When the first actor arrived, skidding into position on the thrust stage while riding a BMX stunt bike, a transformation began: All three kids leaned forward and watched with their chins resting on the railing. The snow flurried around the poor groundlings, the audience members who watched the play while standing in the pit beyond the stage. The snow fell on the actors, too, through balcony scenes and duels, and on Juliet in her drugged slumber. (Death lies on her like an untimely frost / Upon the sweetest flower of all the field.) Our little troupe sat spellbound on the comfortable, almost warm bench with cocoa, a view of the action below and of the digital supertitle display above, and slowly, over the next two hours, three unsuspecting children became fans of live theater.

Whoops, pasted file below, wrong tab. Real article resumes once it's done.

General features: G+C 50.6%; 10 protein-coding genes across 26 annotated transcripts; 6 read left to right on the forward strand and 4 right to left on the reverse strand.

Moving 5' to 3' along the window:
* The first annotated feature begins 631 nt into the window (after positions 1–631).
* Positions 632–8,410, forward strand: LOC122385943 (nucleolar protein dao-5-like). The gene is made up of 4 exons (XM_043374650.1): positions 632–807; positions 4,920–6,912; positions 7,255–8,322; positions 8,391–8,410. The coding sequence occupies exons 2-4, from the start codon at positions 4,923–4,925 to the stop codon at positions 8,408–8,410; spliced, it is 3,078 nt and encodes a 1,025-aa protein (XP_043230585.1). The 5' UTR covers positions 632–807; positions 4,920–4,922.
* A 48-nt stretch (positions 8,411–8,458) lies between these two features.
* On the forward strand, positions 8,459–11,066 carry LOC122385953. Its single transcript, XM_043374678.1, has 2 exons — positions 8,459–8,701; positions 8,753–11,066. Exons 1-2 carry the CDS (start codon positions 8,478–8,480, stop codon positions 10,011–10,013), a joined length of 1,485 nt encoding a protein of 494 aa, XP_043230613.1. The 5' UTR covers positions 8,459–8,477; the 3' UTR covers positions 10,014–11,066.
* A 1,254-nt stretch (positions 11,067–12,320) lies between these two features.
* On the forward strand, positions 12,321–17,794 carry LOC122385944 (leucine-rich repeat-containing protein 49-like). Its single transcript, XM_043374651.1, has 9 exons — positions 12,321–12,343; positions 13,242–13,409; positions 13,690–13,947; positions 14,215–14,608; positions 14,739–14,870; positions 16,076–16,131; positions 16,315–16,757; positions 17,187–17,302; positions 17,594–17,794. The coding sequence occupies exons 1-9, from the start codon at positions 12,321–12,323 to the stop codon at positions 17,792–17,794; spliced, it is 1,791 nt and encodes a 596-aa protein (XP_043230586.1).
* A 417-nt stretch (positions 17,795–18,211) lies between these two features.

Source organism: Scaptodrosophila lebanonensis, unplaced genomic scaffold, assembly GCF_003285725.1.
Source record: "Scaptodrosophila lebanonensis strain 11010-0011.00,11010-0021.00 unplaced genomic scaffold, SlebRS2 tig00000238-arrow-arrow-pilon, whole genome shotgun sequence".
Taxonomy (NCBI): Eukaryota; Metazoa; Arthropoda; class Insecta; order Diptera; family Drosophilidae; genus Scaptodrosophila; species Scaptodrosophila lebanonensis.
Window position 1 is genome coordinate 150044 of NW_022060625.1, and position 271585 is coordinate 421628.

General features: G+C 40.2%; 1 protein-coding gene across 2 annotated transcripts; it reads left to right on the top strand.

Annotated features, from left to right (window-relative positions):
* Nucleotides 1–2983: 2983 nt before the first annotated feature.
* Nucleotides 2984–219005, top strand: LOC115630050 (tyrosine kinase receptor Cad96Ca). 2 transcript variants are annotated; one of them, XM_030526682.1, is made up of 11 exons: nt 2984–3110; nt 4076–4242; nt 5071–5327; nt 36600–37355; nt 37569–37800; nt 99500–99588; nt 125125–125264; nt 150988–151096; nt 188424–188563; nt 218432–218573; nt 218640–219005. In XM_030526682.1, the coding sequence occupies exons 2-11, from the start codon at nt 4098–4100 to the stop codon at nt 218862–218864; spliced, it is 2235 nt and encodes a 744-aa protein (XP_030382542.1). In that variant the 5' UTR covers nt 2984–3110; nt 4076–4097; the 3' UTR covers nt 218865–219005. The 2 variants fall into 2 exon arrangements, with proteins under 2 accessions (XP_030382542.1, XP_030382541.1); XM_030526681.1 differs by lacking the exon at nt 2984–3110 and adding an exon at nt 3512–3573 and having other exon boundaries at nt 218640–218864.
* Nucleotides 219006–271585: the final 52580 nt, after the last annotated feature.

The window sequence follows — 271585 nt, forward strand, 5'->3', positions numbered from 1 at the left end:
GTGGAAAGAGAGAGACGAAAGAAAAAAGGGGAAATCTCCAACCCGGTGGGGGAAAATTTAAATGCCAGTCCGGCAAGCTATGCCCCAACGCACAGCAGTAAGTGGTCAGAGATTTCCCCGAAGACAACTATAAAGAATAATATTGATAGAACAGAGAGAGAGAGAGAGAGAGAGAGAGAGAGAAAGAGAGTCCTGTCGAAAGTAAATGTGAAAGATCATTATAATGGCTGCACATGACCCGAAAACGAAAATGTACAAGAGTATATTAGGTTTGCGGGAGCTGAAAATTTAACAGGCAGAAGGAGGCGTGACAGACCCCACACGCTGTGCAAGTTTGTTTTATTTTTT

Thanks to good acting and whatever residual fairy dust is left in that hallowed ground (or hallowed ground-adjacent ground—the original Globe was about 750 feet away), the “wooden O” converted cold and hungry kids into rapt theatergoers, members of a tribe, eager to see their next real play. —Ann Shields, Managing editor, travel guides
Much Ado About a Ring